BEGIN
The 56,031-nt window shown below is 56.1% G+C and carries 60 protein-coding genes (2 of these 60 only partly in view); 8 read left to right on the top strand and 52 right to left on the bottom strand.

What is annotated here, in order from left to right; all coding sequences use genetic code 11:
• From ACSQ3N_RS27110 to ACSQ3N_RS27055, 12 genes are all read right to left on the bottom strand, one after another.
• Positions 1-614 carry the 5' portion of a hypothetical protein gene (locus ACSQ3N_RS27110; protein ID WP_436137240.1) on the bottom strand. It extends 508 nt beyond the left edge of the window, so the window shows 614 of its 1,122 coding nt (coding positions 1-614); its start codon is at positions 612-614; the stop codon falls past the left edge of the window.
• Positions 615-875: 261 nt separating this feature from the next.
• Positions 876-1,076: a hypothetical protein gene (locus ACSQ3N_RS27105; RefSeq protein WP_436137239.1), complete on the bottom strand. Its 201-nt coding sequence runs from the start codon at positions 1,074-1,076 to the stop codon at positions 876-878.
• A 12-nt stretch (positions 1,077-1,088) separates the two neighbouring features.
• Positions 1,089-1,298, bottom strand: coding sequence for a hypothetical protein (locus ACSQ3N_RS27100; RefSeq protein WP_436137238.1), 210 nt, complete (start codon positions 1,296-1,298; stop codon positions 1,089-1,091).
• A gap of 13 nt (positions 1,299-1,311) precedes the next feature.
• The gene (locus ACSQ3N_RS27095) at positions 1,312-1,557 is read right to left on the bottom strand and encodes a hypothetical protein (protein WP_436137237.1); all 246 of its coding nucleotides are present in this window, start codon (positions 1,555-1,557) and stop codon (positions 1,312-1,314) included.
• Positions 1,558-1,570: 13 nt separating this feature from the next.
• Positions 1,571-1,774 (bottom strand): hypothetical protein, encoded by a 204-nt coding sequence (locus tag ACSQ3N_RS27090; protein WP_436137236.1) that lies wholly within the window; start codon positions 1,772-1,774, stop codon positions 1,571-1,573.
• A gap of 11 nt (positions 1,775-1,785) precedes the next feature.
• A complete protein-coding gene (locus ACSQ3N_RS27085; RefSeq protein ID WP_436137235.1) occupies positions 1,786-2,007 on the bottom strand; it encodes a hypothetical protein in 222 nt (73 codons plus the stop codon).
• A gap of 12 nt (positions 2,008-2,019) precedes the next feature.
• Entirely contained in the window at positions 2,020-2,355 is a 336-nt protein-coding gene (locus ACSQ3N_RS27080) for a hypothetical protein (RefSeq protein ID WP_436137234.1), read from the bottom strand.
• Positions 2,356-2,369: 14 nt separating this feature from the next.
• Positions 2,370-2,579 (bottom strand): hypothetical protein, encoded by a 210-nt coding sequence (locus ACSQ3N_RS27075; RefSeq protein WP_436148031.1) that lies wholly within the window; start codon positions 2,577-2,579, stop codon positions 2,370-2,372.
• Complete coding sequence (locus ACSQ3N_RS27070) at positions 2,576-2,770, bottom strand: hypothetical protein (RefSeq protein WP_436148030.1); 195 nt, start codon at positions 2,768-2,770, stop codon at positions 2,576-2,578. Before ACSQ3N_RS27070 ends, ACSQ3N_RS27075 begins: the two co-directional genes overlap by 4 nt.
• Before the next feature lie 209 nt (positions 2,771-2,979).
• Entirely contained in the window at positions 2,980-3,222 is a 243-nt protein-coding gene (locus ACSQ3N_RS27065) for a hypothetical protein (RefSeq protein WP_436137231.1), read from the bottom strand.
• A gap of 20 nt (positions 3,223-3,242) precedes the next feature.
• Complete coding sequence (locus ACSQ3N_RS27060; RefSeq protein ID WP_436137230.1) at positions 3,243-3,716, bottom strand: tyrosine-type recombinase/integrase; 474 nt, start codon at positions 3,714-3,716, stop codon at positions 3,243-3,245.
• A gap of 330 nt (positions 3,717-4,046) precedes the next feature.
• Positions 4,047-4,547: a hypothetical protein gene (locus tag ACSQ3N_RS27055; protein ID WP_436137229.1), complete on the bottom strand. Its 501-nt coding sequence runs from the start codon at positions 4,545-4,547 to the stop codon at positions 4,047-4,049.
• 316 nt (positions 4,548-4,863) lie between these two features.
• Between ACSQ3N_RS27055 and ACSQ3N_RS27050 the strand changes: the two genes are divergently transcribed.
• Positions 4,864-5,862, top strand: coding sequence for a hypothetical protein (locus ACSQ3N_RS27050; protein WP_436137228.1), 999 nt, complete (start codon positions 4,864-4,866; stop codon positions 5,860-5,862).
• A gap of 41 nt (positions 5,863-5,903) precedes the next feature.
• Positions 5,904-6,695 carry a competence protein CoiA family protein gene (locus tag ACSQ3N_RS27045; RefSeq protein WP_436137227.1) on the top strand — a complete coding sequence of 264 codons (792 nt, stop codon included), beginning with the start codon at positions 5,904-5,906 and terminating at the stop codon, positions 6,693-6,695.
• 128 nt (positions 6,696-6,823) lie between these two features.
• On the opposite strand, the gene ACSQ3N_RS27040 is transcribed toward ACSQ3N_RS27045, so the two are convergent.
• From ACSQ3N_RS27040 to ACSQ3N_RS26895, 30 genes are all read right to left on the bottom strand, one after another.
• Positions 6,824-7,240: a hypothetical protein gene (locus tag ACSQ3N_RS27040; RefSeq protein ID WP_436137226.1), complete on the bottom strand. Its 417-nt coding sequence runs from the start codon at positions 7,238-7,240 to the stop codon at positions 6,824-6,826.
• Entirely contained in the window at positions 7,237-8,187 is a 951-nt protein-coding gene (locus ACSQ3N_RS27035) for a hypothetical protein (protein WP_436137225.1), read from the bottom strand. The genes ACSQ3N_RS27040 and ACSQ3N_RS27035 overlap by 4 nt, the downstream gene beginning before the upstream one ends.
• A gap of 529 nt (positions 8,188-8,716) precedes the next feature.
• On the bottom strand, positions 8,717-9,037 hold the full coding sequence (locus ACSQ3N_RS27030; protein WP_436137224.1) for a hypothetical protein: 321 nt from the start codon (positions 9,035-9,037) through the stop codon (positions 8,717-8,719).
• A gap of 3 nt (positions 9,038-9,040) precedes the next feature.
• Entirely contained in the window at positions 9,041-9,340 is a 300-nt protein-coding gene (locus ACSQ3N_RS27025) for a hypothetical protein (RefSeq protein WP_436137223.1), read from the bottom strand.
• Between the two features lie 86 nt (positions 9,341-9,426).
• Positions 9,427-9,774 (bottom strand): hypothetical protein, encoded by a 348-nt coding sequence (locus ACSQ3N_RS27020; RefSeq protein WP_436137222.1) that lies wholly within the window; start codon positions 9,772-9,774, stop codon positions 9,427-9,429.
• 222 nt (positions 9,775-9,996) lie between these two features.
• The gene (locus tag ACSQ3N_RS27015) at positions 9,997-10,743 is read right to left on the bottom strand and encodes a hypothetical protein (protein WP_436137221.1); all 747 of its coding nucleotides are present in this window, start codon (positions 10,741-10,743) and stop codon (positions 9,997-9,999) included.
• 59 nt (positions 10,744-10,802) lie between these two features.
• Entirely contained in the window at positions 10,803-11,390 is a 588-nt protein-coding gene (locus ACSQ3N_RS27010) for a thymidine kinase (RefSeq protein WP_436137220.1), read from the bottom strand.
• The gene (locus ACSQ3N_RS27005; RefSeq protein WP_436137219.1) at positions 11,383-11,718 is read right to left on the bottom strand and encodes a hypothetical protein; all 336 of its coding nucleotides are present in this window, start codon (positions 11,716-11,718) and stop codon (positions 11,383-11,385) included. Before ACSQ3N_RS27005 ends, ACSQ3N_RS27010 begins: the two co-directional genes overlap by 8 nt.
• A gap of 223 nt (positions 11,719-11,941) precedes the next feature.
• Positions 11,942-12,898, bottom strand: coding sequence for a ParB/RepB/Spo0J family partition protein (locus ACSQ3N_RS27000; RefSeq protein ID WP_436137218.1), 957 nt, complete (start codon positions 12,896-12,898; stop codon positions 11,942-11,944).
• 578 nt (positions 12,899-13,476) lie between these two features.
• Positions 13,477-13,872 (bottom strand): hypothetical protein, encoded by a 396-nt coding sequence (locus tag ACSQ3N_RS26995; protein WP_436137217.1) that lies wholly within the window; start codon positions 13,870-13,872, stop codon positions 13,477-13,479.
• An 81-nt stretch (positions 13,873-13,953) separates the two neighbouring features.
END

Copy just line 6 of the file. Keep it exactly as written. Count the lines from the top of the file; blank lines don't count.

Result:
• Positions 876-1,076: a hypothetical protein gene (locus ACSQ3N_RS27105; RefSeq protein WP_436137239.1), complete on the bottom strand. Its 201-nt coding sequence runs from the start codon at positions 1,074-1,076 to the stop codon at positions 876-878.